Discover more from Raising Good Humans with Dr. Aliza Pressman
5 Tips to Navigate School Resistance
Answering a listener question
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It’s that time of year again! From painful wake-ups to frequent meltdowns, being resistant to going to school (particularly after a long summer) is not as uncommon as you might think.
Dear Dr. Aliza, my 8 year-old, tells me everyday that he absolutely hates school. He cries that he doesn’t want to go, is a terror to get out of bed in the morning, and fights every step of the school routine (homework, too). When he gets there, I hear from the teacher that he is fine, is making friends, looks engaged, etc. Why does he save all his resistance for me, and why is he pretending to hate something that I think he may enjoy?? HELP!
Why do our kids so often fight things that they enjoy, or things that they haven’t even tried? Well…it’s complicated.
One aspect is good old-fashioned anxiety. Sometimes our children struggle with the anticipation of something, rather than the task itself. Their anxiety lies in the imagining of the day, in the potential for things to go wrong, or the dread of a hard moment. But remember, anxiety isn’t all bad, and there are many examples of when anxiety can actually be helpful.
Instead of trying to have your child fight the feeling of dread, help them to name it and go easy on themselves for having that feeling. Remind them that their body is trying to tell them to pay attention in a new way, and that those feelings are helping focus their attention throughout the day. Without making it about removing the anxiety, talk to your children about welcoming it as a familiar, albeit complicated, friend, accepting it as a valid response, and working to not be scared or startled by it. Maybe that sounds something like, “I know it feels hard to go to school today. It feels that way this morning at this moment, and that is OK. You are still able to make it through the day, even if it is uncomfortable. I know you can do it.”
Another aspect to consider is motivation. As we’ve talked about before, our children are not always motivated to do the things they have to do…even if they enjoy them. We can’t enjoy something everyday, and even many highly productive and healthy striving kids (and adults) still work hard to push themselves through their day.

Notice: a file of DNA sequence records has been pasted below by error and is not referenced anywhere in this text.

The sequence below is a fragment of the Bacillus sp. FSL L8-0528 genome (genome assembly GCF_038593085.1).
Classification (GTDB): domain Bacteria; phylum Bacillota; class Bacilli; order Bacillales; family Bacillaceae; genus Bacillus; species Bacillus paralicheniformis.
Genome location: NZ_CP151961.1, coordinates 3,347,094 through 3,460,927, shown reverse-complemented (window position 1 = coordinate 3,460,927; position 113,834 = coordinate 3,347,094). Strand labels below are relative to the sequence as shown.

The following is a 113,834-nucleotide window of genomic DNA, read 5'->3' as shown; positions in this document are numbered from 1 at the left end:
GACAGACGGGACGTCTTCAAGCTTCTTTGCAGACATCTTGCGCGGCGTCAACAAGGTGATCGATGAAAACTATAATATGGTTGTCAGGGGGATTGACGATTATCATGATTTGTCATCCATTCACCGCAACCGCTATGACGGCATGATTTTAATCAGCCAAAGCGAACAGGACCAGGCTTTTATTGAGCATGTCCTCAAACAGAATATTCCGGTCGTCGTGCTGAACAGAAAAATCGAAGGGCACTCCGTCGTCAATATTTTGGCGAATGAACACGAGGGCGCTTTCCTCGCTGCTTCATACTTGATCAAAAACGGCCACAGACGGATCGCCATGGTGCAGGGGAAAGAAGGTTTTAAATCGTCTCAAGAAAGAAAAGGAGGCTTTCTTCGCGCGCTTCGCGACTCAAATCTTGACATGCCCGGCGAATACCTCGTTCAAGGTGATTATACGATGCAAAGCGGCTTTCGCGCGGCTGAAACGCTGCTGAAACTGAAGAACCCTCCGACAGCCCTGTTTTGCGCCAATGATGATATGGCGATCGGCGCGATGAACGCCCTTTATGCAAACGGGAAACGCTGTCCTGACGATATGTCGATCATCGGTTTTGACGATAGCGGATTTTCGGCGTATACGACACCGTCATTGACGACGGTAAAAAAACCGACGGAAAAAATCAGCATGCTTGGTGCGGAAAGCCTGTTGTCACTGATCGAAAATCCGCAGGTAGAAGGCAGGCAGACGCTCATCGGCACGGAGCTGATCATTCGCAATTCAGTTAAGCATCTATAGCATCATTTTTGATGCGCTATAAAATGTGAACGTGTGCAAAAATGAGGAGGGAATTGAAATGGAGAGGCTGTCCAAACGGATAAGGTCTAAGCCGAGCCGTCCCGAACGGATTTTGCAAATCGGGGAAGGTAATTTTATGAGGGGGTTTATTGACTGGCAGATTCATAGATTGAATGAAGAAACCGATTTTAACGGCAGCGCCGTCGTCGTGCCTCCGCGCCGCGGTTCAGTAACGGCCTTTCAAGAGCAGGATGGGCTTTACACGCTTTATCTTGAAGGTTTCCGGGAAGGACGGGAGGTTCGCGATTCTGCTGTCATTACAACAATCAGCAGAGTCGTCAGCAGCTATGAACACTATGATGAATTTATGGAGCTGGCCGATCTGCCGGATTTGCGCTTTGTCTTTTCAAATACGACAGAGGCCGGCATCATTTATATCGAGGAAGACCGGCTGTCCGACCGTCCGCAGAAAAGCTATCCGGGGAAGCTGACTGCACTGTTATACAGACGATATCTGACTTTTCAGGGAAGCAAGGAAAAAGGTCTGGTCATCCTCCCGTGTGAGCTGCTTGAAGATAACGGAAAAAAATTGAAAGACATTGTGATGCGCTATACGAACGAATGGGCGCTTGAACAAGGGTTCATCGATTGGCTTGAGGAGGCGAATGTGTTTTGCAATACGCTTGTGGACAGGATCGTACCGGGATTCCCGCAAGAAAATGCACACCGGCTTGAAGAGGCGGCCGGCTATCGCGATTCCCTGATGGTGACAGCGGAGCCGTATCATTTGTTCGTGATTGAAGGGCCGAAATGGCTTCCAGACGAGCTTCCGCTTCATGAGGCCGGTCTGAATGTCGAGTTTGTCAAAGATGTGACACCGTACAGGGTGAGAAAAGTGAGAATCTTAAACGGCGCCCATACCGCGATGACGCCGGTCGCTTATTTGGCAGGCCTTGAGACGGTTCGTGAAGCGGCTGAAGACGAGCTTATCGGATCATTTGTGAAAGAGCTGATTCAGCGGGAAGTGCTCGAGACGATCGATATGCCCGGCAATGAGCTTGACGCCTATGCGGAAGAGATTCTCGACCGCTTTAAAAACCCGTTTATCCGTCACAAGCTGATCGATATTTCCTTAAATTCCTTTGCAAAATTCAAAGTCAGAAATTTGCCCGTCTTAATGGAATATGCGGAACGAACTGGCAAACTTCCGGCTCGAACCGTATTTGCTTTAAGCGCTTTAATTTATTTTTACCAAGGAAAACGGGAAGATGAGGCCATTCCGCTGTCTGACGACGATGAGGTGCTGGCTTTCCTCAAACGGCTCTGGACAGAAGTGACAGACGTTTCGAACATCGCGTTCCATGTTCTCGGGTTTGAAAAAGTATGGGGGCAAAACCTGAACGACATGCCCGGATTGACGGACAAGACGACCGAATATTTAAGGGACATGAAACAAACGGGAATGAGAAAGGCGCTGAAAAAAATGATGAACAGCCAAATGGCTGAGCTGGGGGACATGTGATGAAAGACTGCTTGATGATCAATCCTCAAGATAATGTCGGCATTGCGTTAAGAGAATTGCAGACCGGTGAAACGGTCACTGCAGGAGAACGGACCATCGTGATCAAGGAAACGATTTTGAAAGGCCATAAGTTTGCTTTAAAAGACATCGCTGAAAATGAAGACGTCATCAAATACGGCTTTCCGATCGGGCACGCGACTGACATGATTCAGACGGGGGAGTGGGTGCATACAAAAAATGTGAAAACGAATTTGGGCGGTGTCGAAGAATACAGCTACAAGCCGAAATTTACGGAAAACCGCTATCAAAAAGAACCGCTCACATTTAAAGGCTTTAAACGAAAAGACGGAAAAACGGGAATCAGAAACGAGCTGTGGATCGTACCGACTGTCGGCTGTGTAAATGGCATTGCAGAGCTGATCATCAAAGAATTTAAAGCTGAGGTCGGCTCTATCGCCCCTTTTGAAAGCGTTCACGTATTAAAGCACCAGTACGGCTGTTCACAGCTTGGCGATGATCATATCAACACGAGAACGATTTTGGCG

When your son is melting down at home, you are seeing the work he is doing to push himself. Ultimately though, you get the chance to see him succeed when you hear reports from the teachers that all is OK. Try helping him find motivation that works for him - like being woken by the dog (it’s hard to yell at a happy dog) in order to get out of bed, or have him take a break in the morning to do something he enjoys. Be creative and involve him in figuring out what gets him going and keeps him focused.
Don’t forget about venting. We are often so ready to fix the hard feelings that we forget to listen. Listening is HARD work, and a hugely important part of the parent-child relationship…especially as kids grow. Being a good listener will help your child know that when it comes to you, expressing ALL of their emotions (even the hard ones) is safe.
Right now, it sounds like your son needs to vent his frustrations and as a result sounds super negative to you. Though this isn’t fun for you (being a receptacle for this stuff isn’t easy), it may be the very thing that allows your son to be carefree and happy during the day. After quite literally dumping on you, he feels better. We have the opportunity to be the one who can hold these feelings and sit on our hands.
Lean into routines where, and when, you can. The more you can help make the school day predictable, the less your child may feel like they need to rebel against it. Remember that these routines are new to our families again, after a summer without them. It takes time to fall back into the program.
If you haven’t already, make sure the school day is fairly standard during the week - with regular bedtimes, wake times, homework windows, screen time limits, and meals. When your child can predict what comes next, he will be less likely to fight each day as if there is a possibility to change it. Try making this routine something your child can begin to manage independently, either with a checklist or schedule, and let them set some of the routines when they can.
Take a breath and balance your own feelings. I know, I know, it’s easier said than done. Resistance from our children can make us see red. We can’t underestimate the response we elicit in our children when we allow ourselves to become dysregulated, too.
Instead of resorting to yelling, threats, or panic, try calming your own nervous system and focusing on your own response. We cannot control our children, but we are capable of controlling our response to it. Find what works for you - whether a breath, a cup of coffee, walking away, splashing some cold water on your face, or repeating a mantra in your head.
Keep the questions coming :)
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